Why registration of your brand with Mauritius is important to your Africa enforcement strategy
Provided by KISCH IP
With an entrenched history in Africa, KISCH IP has, for the last 145 years, assisted clients from small to large businesses in all sectors, in safeguarding their intellectual property rights. While acknowledging our establish... more
Topics Intellectual Property Law
07 Dec 2018
Mauritius attracts many entities wanting to set up shop on their tropical island. With this foreign investment, it is important to consider the implications on brand enforcement and on its trading partners, namely South Africa and the rest of Africa.
From a brand enforcement perspective, the equation is a simple one. More entities setting up shop in Mauritius equals growth in manufacturing/distribution which equals more imports/exports.
Unfortunately, the equation has a less desirable leg to it, namely, that the growth in manufacturing or imports will result in a rise of counterfeit goods being imported– and possibly destined for South Africa and Africa.
Counterfeiting in Mauritius is already a problem and has the potential to cause irreparable damage to a brand, or at worst, destroy the brand holder’s entire business.
Business owners are aware of the term “Location, location, location…” and Mauritius’ location, offers an ideal tropical stop-over from Asia en route to South Africa and various African countries, making it a possible ‘haven’ for counterfeiters.
How can companies protect their brand in respect of this shipping channel?
The answer is simply by expanding their enforcement net to Mauritius by registering brands (trade marks) with the Mauritius Revenue Authority (MRA) which is quick and inexpensive.
By registering a brand with the MRA, it will enjoy their protection wherein they will be empowered to conduct searches of all imports into Mauritius for counterfeit goods bearing the brand. This registration therefore has a massive advantage for the brand holder as it adds a layer of defence to counterfeit imports from Asia.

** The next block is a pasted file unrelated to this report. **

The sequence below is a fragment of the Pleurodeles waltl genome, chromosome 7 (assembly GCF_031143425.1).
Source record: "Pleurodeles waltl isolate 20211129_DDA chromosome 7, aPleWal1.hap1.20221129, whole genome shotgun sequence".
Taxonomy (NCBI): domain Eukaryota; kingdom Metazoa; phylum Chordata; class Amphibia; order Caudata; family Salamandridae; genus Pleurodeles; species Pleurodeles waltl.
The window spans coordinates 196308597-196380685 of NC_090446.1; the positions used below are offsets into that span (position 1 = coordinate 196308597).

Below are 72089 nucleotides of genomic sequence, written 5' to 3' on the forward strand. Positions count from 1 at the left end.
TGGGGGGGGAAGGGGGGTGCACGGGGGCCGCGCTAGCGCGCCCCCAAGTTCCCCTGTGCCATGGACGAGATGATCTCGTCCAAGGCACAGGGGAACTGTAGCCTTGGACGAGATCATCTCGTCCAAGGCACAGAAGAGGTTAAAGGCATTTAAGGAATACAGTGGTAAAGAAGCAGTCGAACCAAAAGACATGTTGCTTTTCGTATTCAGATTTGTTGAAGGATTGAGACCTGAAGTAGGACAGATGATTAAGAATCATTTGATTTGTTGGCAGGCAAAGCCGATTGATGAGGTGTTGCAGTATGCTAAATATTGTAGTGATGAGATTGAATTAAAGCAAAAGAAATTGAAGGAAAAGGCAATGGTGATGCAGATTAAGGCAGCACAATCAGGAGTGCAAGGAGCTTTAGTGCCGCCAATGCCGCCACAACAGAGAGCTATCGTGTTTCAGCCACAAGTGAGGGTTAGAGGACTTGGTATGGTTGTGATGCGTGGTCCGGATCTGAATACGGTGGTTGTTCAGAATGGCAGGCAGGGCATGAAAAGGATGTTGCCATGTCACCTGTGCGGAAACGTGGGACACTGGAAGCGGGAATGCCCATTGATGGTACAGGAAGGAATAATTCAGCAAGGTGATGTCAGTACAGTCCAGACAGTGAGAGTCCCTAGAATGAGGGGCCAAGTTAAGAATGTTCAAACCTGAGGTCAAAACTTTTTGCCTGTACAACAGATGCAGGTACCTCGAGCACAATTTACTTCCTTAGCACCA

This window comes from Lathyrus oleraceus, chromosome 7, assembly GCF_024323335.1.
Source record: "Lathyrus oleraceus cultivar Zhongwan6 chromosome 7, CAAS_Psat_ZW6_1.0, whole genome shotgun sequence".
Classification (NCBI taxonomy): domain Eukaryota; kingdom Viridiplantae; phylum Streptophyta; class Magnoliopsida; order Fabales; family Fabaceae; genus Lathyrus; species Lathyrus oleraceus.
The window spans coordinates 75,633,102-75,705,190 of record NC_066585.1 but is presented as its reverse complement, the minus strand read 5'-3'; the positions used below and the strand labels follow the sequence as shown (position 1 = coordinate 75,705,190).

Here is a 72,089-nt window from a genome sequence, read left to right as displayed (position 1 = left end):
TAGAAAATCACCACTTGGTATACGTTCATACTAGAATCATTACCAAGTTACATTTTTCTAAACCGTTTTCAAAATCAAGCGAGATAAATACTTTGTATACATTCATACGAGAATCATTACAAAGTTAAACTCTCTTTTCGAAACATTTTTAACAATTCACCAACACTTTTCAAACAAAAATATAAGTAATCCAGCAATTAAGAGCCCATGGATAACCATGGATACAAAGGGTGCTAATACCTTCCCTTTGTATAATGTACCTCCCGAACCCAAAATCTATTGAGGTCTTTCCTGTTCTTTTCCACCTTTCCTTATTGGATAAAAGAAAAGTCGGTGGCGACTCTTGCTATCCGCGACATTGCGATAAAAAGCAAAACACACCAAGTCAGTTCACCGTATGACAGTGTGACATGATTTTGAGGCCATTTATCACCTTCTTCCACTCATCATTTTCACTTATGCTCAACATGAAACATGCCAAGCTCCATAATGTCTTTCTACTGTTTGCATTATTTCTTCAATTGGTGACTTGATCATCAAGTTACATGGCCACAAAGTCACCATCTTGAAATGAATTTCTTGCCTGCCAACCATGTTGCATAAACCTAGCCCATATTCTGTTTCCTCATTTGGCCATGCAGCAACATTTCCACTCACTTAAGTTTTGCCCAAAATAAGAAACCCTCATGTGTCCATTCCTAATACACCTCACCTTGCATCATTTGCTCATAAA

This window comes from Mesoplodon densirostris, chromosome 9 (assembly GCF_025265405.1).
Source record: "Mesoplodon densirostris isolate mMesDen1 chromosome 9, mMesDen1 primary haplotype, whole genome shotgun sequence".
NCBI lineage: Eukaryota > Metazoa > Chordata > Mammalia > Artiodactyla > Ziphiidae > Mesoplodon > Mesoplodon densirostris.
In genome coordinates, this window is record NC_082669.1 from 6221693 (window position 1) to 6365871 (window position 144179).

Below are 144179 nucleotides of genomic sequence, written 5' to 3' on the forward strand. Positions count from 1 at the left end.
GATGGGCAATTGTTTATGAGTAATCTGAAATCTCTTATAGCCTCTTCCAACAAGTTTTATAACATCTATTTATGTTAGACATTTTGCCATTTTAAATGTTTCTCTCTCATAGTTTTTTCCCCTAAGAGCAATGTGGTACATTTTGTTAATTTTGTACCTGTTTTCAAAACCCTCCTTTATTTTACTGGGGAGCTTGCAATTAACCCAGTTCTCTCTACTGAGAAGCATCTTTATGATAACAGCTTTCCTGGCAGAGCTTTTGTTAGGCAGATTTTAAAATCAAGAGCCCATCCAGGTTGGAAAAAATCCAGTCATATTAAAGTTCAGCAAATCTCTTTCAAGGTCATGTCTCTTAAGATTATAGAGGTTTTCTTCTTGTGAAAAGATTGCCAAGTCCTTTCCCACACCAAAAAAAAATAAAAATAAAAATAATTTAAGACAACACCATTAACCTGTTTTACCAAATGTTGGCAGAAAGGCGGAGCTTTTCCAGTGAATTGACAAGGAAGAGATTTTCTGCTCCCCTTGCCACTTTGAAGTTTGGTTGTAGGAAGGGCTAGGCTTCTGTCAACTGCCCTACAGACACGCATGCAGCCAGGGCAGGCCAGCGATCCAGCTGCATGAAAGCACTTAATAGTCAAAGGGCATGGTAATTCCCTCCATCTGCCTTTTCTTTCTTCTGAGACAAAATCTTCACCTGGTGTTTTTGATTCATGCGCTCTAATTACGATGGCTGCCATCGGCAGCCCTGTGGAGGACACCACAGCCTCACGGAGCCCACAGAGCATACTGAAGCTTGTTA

In a recent matter, counterfeit goods were imported into Mauritius from Asia, with the plan of exporting them to South Africa at a later stage.
To the credit of the MRA, they caught wind of these counterfeit goods as they were being imported into Mauritius, which meant that the goods never reached South Africa. The goods were stopped in Mauritius and after a few legal steps, the counterfeit goods were destroyed.
In order to register a brand with the MRA, a registered trade mark in Mauritius is required. Once a brand has been registered, the MRA’s enforcement tool will ensure businesses continue to benefit in this way.
- Important considerations of protection in Africa
- Africa – An ideal market for brand holders and counterfeiters
Jadon is an Associate in KISCH IP's Anti-Counterfeiting Department and has a great deal of experience in trade mark prosecution and Anti-Counterfeiting strategies. Jadon assists clients by protecting their brands against counterfeit imports and the selling and distribution of these goods in the marketplace in South Africa and other territories. Jadon also specialises in the litigation aspect of Anti-Counterfeiting matters and has assisted clients in countless matters of this nature. Jadon’s area of speciality is Anti-Counterfeiting, and brand enforcement strategies at the ports of entry and the market place, and has assisted high-end, luxury and well-known brands with their anti-counterfeiting enforcement strategy.Send a legal query to Jadon Wolmarans